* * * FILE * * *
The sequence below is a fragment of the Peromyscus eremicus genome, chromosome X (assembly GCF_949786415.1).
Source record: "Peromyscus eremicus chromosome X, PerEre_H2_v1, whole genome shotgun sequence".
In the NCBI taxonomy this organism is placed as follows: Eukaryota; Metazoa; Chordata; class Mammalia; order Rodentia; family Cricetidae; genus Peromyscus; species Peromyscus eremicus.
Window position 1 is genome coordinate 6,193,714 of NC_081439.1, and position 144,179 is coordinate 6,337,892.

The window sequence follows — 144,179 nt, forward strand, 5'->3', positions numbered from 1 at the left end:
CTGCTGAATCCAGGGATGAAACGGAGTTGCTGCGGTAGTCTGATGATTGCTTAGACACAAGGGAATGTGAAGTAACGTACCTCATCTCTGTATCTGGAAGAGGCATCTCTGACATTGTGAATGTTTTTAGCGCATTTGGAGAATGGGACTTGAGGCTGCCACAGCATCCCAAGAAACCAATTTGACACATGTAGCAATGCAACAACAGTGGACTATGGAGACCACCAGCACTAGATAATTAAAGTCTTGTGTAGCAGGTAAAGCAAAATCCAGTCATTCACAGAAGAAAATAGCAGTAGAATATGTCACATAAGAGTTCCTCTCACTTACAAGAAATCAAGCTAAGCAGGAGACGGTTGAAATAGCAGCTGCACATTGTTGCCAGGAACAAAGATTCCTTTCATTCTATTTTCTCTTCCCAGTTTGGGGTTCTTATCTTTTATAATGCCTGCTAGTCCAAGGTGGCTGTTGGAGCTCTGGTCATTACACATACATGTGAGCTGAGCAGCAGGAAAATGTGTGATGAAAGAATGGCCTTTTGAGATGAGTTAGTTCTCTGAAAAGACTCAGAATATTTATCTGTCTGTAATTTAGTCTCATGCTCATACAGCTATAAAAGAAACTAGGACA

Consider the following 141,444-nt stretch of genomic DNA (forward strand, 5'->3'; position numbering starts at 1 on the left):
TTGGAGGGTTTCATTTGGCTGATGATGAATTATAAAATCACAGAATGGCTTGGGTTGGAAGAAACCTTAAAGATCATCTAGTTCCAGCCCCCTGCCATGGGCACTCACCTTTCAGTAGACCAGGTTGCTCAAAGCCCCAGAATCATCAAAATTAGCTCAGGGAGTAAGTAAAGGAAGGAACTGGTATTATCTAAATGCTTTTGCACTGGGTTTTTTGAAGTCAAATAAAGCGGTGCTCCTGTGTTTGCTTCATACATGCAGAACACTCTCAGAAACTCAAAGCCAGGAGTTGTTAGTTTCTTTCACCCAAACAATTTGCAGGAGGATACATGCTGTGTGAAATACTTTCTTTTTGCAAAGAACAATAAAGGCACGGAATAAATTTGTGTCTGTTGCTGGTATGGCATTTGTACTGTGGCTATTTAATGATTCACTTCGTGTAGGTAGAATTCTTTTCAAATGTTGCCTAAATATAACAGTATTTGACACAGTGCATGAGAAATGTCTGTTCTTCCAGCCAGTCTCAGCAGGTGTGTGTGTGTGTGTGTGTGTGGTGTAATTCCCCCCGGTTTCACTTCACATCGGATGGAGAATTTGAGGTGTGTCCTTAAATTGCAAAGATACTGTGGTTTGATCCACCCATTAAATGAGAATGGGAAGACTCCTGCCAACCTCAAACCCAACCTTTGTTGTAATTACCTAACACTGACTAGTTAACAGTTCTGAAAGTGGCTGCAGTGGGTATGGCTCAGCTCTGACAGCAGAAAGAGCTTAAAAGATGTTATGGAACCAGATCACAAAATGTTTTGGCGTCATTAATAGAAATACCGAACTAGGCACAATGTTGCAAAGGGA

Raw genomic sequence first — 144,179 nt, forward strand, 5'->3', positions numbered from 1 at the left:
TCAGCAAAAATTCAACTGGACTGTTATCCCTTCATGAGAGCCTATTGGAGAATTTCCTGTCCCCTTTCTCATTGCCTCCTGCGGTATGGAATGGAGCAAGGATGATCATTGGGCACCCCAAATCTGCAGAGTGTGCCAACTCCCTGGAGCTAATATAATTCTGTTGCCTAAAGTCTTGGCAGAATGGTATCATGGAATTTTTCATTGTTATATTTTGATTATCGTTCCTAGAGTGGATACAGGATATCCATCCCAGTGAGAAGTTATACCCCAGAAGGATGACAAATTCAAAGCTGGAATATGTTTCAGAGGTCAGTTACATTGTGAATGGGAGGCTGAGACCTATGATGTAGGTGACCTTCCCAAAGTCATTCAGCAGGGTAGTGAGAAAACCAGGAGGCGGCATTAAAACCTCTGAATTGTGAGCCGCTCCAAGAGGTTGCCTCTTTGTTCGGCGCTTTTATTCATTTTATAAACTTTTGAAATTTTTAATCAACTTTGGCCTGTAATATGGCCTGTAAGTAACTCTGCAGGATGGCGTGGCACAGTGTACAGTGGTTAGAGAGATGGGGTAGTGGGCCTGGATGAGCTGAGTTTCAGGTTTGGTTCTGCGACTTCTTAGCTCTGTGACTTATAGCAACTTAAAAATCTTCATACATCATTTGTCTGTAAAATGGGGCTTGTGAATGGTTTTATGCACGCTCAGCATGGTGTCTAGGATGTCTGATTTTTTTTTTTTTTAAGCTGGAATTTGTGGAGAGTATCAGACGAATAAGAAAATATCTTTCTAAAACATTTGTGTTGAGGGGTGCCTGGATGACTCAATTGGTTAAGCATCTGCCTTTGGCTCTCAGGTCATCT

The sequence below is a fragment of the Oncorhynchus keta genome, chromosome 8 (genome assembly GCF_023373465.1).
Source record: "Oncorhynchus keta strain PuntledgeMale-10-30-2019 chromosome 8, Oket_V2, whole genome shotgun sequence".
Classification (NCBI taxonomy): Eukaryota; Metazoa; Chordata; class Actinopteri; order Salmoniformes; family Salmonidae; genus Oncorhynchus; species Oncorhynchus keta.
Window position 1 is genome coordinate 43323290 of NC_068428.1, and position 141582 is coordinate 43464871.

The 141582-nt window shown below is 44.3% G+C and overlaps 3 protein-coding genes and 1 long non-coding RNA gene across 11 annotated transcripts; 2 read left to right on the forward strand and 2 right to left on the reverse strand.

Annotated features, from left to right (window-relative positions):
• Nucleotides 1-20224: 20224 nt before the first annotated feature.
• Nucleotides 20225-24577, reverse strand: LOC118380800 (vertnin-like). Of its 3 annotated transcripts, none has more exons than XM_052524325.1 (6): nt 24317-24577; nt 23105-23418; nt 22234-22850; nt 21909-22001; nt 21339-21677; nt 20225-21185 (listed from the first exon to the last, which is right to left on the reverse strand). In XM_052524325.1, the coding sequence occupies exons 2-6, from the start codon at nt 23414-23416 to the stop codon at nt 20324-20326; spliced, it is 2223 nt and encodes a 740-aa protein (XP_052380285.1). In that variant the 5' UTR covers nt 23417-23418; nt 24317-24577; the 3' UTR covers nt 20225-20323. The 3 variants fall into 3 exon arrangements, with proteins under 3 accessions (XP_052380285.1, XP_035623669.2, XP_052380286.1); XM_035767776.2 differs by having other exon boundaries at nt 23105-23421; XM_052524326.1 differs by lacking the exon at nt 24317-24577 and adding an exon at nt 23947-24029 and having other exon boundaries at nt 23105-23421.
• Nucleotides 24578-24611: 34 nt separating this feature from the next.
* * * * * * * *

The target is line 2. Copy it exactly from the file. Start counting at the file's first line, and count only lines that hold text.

Source record: "Peromyscus eremicus chromosome X, PerEre_H2_v1, whole genome shotgun sequence".